BEtween friends: Tingog Mamasapano and the peace process PDF Print E-mail
Monday, 16 February 2015 11:49

By Fatima Pir T. Allian


Mamasapano has a total land area of 19, 424 hectares and is located on the northeast portion of the province of Maguindanao. The place is suitable for agricultural crops and marshy areas for fishing. Flash floods and armed conflict are two areas of concern in the municipality.

Barangay Tukanalipao is one of the seriously affected areas aside from Pimbalkan. According to the municipal leaders the incident of Jan. 25, 2015 affected a total of 1,324 families or 6,620 individuals from 5 other barangays. Unfortunately 11 civilian casualties were reported injured 5 of which died, the youngest a 5 year old little girl named Sara Panangulon. Badrudin Langalan, Mursib Hassim, Omar Dagadas amd Mohammad Ambilang also died last January 25.  While 13 schools with 6,406 students with 126 teachers were affected by the PNP SAF operation in the area and the exchange of fires between different groups; the MILF, BIFF and private armed groups.

A women’s solidarity and listening mission was conducted last February 11, 2015 by the different Mindanao CSOs with funding support from the Oxfam. The mission was also to generate the narratives of the women survivors and share their experiences to the public and to counter the calls for an all out war.

Babuh Bidarya Adam bravely shared her stories to us and said, “I am not afraid. Tell them my name and show them my face so the truth will come out. I am only afraid of Allah and no one else.” She said that on that fateful day of January 25 in the morning, the whole family was surprised to see ‘soldiers’ in their home. They were asked to stay in one corner while pointing their guns at her family. She was taking care of 8 grandchildren. Seven of her children were with her too. Later she confessed that it was the PNP SAF who were in their home because she said, “they have a different uniform.” At least 30 PNP SAF stayed in their home. “We asked if we could leave but the other man said he will have to contact a certain person before we would be permitted to go. We did not have food. They did not permit us to cook. What we had was just water to feed especially my grandchildren.” At around 5 pm Babuh Bidarya said that they were permitted to leave their home.  “My 18 live chickens were all eaten by the men. Some of the hollow blocks to build a masjid were damaged and the wirings,too. They (men) used them to slaughter the chicken for their food.

After the Maguindanao Massacre in 2009 Babuh Bidarya said that their place was very peaceful. “We tended to our corn fields without fear. Our kapihan was doing good. You could walk peacefully and visit your family and your neighbours.” We asked her what her message to PNoy would be and she said, “What is good for us, for the Bangsamoro we will go there. We are afraid of the police and the military because they have weapons. They might go back and do it again!” We need relief goods because we can not go back to our home. We are staying in an abandoned house. There is no flooring yet. We just make do with what we have.” She believes that the peace talks should continue and justice should be given to those who died and survived by this unfortunate event. Before she left I touched her hand fighting back tears and smiled at her. She said, “I believe something good will come out of this. You see, Manisan (beautiful), without this conflict it is very impossible for us to meet.” One day she said to a companion of ours, “When things will be better and there is no more fear, I will cook for you rending and pastil. We will walk home together.”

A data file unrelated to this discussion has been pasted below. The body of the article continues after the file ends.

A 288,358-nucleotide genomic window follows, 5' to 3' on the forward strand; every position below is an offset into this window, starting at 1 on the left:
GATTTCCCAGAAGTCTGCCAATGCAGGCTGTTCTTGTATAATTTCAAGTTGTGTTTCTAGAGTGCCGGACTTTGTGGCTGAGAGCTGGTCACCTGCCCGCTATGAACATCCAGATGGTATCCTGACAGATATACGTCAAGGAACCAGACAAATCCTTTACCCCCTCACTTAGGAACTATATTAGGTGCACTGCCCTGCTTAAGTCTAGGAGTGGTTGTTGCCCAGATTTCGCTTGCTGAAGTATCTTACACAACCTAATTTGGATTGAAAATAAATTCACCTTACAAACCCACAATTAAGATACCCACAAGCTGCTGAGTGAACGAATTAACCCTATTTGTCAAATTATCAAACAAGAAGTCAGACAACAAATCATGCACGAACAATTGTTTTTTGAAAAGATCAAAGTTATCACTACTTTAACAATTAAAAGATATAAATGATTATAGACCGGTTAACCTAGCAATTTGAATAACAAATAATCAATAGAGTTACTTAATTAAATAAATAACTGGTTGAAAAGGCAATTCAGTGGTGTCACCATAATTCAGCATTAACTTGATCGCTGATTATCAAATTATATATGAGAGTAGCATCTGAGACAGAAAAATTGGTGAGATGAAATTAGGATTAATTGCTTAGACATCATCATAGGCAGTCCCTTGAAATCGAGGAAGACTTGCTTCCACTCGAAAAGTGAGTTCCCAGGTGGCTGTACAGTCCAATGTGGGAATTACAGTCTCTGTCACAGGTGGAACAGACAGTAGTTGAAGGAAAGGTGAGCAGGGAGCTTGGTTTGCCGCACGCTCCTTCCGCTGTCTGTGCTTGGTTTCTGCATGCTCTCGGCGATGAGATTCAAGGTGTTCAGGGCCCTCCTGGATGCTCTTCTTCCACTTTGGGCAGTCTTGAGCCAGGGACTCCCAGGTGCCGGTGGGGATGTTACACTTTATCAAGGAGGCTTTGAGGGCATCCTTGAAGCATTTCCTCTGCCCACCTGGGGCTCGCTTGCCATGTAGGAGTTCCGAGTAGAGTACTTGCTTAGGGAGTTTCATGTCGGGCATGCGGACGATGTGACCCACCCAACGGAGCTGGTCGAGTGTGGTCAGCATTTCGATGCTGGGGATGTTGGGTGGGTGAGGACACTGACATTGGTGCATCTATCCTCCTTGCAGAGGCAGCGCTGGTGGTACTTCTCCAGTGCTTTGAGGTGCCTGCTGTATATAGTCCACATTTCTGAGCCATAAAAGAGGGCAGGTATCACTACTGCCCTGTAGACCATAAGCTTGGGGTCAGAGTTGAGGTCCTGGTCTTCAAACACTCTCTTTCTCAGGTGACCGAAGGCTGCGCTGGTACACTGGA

For Babuh Bidarya and many other survivors of the different conflicts in Mindanaw, the peace process is very important and not the all out war, as many claim, to be the best option. The four decades of war has brought so many deaths in the family. Women, children and elderly suffer most from war. It is easy to say an all out war is the best option for those who are living outside of the conflict area. They do not know how it feels like to lose someone you love, to start all over again because you have no home to go to, and to be trafficked and be victimized all over again. The peace process is a component in attaining meaningful peace for the IP, Moro and theour Christian sisters and brothers. Let the Mamasapano incident remind us if we fail in this peace talks, we may have (God forbids!) similar incidents that will happen again, and again, and again.

We pray that we all work for peace. Assalamu Alaikum! “A guidance and a mercy for those who do good.” (Qur’an 31:4)